Product Review of Crash Course
Crash Course is a vast collection of educational videos organized into “courses,” which are video collections. Most of the courses focus on high school- or college-level science and social studies content. In the biology course, traditional textbook content is broken down into 40 videos, each 10 to 15 minutes in length. The videos move through content quickly and use a lighthearted, witty approach. They also often include an animated sequence to illustrate certain segments.
Videos are available directly from the Crash Course website, on its YouTube channels, or for purchase on DVD. Additionally, a Crash Course Kids YouTube channel features content meant for younger viewers. Crash Course was originally created by New York Times bestselling author John Green and his brother Hank Green, host of the SciShow. Many of the history and biology videos are hosted by the brothers themselves. However, as the course offerings have expanded, so has the diversity of the hosts featured.
Because Crash Course is a passive learning tool, it’ll require a lot of wraparound content to make it more meaningful. It could work well as an introduction to a topic; since the videos are fairly witty and visually eye-catching, they could spark interest. Depending on the topic, it could also help kids who are reviewing material before an assessment. Due to the volume of content, it might be particularly helpful for AP Biology and AP World History learners wading through vast amounts of material.
Teachers can best use it by creating opportunities for kids to discuss or interact with the videos. Many educators use EdPuzzle to insert practice questions into Crash Course videos. EdPuzzle has listed Crash Course as a popular channel, making it super easy to grab and annotate the video you want. Because many of the videos have time stamps in the notes to mark when the host presents certain subtopics, you can segment the videos and watch the parts applicable to individual lessons. You can also challenge learners to make their own Crash Course-style videos to explain material.
Crash Course’s irreverent tone and fast pace will likely keep learners interested, but the information is occasionally questionable, and the videos offer only passive learning. Hosts for each Crash Course video are clearly passionate about their content. They attempt to bring science and humanities alive with amusing examples and catchy titles. In the World History course, John Green hosts a lecture titled “Int’l Commerce, Snorkeling Camels, and The Indian Ocean Trade.” He finds a way to tie together sailing adventures with the importance of monsoon winds and maritime technology. While the hosts are witty, they spend most of the video talking directly to the audience. Videos like “Natural Selection” unpack really complex topics and would benefit from additional visuals or animations to help kids make sense of ideas.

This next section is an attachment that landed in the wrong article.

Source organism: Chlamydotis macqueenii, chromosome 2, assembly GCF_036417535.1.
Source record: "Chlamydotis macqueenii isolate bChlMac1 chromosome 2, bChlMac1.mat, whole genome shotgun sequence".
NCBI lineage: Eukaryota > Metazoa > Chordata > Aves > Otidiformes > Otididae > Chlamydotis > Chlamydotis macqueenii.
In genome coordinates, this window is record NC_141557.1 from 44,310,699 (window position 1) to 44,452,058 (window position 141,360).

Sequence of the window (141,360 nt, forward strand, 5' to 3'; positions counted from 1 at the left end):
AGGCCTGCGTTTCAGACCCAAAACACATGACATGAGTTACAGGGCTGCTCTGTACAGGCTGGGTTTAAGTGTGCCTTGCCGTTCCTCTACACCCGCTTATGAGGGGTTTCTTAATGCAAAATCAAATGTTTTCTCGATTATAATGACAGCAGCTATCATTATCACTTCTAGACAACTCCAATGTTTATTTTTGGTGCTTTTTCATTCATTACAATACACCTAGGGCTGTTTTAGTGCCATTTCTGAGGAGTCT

Most of the Crash Course videos are very accurate. However, in an effort to simplify content, some of the Crash Course Kids videos miss the mark. In “Vegetation Transformation,” the video specifically states that carbon dioxide and water are turned into energy in sugar. This can cause misconceptions for kids as they struggle to make a distinction between matter and energy. And covering complex, deeply painful parts of history in short videos meant to be easily digestable can be problematic. The “Slavery” video is an example: The host is White, the tone is light and dispassionate, and the animations may strike some learners as flippant. Tools like EdPuzzle allow educators to pause a video at problematic points and insert comments to reframe an explanation. So, for certain topics for specific purposes, Crash Course could be a really useful resource in the right teacher’s hands, but it might not be as successful in explaining more nuanced, emotionally charged topics.
Overall User Consensus About the App
Videos are fast-paced and well-produced and include compelling examples. Kids can independently dive into topics of interest.
Curriculum and Instruction
“Courses” are simply a sequence of videos. Teachers will need to develop lessons and assessments to go with them.
All videos are available on YouTube, with closed captioning in languages ranging from Arabic to Swedish. There are no extension activities.